But workers die every day in the oil patch, in mines, on the construction site, in factories and driving truck. It's tough work. Pays well (mostly), but the risks can be enormous.
Wyoming doesn't have a sterling record when it comes to workplace safety. The state marks Workers Memorial Day on Monday, April 28, in the State Capitol Rotunda. Get the details at the Equality State Policy Center web site.
|At Friday's Cheyenne rally opposing the XL Pipeline.|
Edith spoke at the rally yesterday. Many protestors wore hazmat suits in keeping with the topics of tar sands and oil spills. I saw some familiar faces and met new people, some from Laramie and Fort Collins. After the speakers, everyone made a circuit around the Capitol, chanting about environmental trespasses and the legislature's recent efforts to dumb-down our schools' science curriculum. We will need well-educated scientists to solve some of the problems that science and technology have wrought over the years. Teaching kids that coal is earth's yummy candy and oil is mother's milk is not the solution.
News came in yesterday's paper that Microsoft is adding on to its data center here in Cheyenne. Its property is west of town in the North Range Business Park, adjacent to NCAR's super-computing center. We're going high-tech around here. Microsoft honchos seem to like working with business promoters such as Cheyenne LEADS. They also like southeast Wyoming's computer connectivity and its cool weather, which keeps down energy costs. Wyoming will be far from high tides caused by 21st century global warming which doesn't exist anyway.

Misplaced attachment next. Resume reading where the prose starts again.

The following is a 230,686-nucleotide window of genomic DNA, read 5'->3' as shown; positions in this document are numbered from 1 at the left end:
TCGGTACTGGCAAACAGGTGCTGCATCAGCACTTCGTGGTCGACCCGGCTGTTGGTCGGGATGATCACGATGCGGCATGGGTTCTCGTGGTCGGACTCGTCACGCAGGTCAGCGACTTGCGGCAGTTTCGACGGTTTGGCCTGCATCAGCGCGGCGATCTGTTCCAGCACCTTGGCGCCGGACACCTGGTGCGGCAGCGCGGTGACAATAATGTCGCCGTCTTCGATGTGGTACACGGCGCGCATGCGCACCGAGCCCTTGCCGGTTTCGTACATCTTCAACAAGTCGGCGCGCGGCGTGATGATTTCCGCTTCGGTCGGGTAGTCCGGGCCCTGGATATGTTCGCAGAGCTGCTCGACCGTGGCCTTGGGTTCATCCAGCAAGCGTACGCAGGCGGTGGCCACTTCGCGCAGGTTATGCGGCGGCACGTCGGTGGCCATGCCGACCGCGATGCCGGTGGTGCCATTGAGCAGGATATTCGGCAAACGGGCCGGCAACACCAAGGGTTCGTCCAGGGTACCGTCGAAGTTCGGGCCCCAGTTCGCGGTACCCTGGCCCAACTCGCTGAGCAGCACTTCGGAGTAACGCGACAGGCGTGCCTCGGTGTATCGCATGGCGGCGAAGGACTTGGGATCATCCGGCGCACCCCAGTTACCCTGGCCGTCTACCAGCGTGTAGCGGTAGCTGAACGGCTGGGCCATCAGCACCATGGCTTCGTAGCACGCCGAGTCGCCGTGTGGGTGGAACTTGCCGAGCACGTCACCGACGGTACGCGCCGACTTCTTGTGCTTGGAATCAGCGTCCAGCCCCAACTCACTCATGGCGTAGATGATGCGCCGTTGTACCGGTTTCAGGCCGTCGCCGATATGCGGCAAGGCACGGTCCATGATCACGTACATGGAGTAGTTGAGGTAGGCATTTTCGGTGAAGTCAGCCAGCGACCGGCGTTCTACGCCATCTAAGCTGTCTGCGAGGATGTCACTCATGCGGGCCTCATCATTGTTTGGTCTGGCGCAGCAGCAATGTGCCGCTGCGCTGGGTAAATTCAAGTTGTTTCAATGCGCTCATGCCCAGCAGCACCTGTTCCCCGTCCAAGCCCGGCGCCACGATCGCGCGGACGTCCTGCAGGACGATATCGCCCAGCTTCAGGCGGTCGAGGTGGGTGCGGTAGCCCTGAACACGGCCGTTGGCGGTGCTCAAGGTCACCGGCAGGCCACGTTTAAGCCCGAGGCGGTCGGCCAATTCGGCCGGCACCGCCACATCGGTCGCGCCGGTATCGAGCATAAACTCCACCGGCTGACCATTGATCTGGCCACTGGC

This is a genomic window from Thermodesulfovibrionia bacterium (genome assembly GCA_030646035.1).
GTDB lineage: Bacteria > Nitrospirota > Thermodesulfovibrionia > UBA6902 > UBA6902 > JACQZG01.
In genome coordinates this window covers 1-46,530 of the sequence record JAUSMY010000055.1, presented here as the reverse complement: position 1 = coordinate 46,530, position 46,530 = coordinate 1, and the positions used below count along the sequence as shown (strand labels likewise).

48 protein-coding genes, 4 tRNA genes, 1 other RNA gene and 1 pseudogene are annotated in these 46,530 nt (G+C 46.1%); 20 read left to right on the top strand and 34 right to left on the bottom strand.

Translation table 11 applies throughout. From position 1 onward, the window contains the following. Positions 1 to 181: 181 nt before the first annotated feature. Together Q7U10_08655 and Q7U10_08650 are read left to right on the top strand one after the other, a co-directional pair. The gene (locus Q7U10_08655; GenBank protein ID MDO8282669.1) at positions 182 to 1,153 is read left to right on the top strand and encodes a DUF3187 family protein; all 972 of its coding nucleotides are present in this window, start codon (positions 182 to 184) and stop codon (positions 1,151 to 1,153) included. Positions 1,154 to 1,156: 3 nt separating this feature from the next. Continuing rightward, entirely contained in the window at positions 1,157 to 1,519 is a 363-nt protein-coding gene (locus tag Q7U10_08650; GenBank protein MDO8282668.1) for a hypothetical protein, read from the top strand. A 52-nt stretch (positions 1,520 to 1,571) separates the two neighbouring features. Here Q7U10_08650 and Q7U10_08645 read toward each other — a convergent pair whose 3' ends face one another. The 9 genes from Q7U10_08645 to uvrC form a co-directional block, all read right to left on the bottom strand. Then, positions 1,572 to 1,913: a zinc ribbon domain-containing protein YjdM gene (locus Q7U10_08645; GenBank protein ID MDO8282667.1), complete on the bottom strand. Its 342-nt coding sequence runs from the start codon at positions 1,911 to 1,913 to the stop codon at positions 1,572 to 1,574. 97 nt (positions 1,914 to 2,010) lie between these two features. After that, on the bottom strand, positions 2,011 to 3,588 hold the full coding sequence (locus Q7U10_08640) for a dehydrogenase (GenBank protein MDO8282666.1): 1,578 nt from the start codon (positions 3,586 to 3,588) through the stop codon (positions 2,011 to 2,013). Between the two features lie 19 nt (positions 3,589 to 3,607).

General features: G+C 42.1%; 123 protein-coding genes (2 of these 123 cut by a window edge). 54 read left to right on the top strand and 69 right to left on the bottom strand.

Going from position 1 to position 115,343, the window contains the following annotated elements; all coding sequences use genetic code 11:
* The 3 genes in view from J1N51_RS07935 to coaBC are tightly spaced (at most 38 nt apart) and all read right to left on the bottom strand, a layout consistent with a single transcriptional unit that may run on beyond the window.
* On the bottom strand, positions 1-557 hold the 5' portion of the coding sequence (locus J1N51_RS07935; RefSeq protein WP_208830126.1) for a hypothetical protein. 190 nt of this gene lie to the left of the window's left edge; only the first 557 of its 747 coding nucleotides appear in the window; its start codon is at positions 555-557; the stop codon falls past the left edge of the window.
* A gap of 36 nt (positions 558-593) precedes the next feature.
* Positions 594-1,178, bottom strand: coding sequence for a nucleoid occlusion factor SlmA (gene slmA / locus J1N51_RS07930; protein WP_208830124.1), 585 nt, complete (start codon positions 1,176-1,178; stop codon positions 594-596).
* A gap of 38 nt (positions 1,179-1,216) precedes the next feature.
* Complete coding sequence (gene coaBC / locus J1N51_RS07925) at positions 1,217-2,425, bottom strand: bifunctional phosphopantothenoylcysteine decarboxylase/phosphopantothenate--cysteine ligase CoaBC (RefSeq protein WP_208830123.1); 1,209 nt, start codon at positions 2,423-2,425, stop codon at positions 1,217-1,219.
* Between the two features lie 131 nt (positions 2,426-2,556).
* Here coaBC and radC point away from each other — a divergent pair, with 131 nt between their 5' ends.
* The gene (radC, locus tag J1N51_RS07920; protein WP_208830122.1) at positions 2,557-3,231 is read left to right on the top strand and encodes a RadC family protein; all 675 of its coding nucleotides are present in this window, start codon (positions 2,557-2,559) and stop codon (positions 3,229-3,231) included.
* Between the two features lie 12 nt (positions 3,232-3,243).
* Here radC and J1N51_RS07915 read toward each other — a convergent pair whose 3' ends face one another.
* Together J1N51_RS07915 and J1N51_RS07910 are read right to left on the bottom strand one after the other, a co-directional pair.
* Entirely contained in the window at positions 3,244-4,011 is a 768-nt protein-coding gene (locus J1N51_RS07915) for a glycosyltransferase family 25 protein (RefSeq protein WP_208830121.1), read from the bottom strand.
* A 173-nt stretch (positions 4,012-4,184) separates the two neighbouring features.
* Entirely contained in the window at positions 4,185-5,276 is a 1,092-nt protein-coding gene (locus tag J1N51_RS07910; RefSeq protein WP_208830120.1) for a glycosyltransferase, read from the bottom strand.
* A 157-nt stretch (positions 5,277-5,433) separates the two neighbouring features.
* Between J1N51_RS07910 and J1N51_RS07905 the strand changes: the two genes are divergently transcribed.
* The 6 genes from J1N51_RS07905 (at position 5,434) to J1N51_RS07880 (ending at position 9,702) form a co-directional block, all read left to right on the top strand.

It's all good for the economy. The initial Microsoft construction brought 400 jobs. While not all of these jobs employed locals, lots of dough was spent buying food and supplies and lodging and vehicles. As is the case with any Wyoming building project, workers were imported from Fort Collins and Greeley and Denver and other exotic climes. Some skilled workers prefer Colorado to Wyoming, as it's the homeland of their forebears, dwelling place of the Broncos and Rockies, and purveyor of find suds and smoke. Cheyenne, of course, is a working person's city, with its refinery, chemical plant, military base, mega-truck-stops and sprawling fulfillment centers. A skilled union pipefitter can live in Fort Collins, work in Cheyenne and then hunt, fish, boat and hike all over Wyoming. We're also drawing many of our high-tech workers from ColoradoLand. Borders, it seems, are permeable when it comes to employment -- not so much when it comes to immigration issues.